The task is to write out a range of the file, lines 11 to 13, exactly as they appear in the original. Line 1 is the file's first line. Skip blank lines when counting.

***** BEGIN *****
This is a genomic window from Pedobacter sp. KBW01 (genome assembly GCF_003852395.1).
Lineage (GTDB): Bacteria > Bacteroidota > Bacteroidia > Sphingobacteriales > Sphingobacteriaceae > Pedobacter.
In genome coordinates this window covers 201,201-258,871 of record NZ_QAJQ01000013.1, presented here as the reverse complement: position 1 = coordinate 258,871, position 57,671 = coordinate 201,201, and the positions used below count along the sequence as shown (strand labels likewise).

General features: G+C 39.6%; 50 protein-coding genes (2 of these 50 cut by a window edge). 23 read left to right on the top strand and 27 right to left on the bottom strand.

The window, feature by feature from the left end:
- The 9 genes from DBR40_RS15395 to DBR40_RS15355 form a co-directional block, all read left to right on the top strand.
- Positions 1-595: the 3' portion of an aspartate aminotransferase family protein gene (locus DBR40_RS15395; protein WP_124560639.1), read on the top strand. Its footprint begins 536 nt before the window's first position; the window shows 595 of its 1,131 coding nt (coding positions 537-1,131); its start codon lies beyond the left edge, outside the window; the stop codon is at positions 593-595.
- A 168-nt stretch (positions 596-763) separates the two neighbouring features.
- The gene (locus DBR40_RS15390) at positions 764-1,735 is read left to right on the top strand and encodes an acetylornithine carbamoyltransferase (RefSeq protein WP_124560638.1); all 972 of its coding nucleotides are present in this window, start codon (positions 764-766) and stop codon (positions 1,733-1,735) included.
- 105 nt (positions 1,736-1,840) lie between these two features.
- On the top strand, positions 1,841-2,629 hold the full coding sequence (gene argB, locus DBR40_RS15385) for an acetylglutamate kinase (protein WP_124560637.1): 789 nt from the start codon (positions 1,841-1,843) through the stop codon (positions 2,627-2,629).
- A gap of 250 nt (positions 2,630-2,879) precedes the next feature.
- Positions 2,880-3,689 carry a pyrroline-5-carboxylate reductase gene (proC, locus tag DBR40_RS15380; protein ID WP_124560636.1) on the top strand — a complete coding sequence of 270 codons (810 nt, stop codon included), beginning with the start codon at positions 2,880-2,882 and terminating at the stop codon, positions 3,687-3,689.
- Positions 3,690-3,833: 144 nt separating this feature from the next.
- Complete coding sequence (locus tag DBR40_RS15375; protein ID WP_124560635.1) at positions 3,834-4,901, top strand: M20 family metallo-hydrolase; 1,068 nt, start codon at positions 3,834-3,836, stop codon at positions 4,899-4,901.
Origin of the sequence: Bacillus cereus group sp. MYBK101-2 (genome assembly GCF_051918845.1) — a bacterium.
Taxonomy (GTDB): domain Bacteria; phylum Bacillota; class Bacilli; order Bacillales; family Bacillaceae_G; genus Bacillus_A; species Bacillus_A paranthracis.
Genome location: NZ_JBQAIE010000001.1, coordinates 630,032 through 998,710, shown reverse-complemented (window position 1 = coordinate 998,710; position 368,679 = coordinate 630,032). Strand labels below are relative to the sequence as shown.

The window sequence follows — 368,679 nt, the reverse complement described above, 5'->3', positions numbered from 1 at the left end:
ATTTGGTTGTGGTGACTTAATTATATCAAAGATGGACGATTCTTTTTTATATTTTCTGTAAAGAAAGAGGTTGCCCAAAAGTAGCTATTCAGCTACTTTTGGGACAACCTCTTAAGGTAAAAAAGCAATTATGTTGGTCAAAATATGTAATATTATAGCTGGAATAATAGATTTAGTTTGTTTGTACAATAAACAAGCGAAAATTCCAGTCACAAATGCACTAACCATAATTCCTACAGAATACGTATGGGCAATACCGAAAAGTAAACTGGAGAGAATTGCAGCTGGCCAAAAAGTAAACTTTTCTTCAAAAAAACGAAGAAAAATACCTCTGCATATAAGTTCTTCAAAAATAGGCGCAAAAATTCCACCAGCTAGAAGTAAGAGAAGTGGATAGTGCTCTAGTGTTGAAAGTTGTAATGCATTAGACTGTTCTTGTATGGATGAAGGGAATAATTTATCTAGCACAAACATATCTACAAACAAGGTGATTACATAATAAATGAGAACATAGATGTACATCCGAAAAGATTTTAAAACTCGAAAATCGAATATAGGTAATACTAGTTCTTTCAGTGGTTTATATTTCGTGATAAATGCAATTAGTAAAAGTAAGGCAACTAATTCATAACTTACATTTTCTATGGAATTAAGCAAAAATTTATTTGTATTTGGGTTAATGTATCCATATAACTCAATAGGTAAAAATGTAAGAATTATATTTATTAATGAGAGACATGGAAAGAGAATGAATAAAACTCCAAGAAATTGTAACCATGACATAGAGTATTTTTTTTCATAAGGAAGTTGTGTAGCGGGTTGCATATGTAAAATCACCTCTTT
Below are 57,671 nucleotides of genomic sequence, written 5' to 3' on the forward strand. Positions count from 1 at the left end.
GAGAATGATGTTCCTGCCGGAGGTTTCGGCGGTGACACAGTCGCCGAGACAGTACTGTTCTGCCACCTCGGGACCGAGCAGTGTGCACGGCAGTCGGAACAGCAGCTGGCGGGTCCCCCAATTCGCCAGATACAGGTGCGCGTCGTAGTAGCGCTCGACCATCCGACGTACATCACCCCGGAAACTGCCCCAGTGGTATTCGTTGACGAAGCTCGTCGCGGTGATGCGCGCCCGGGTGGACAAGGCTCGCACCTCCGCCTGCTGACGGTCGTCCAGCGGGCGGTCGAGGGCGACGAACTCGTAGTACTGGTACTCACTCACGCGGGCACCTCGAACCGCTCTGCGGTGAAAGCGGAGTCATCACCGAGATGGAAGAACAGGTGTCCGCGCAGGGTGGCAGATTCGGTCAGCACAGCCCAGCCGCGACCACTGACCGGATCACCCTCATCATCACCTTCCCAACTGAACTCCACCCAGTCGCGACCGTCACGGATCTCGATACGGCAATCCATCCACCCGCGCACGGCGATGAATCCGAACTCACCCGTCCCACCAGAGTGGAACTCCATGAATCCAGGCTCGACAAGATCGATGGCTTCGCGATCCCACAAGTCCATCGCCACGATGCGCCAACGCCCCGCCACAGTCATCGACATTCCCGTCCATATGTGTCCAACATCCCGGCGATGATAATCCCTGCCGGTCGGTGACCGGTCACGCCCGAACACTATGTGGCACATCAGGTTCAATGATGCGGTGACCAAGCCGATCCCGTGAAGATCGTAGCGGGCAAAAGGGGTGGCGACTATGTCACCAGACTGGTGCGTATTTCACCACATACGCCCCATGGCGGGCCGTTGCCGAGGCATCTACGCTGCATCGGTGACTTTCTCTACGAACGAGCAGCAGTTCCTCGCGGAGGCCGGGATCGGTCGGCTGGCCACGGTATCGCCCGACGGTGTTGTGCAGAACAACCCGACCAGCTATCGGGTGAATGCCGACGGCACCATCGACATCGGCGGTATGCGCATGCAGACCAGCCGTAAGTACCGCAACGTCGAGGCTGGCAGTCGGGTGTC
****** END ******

- On the top strand, positions 1,841-2,629 hold the full coding sequence (gene argB, locus DBR40_RS15385) for an acetylglutamate kinase (protein WP_124560637.1): 789 nt from the start codon (positions 1,841-1,843) through the stop codon (positions 2,627-2,629).
- A gap of 250 nt (positions 2,630-2,879) precedes the next feature.
- Positions 2,880-3,689 carry a pyrroline-5-carboxylate reductase gene (proC, locus tag DBR40_RS15380; protein ID WP_124560636.1) on the top strand — a complete coding sequence of 270 codons (810 nt, stop codon included), beginning with the start codon at positions 2,880-2,882 and terminating at the stop codon, positions 3,687-3,689.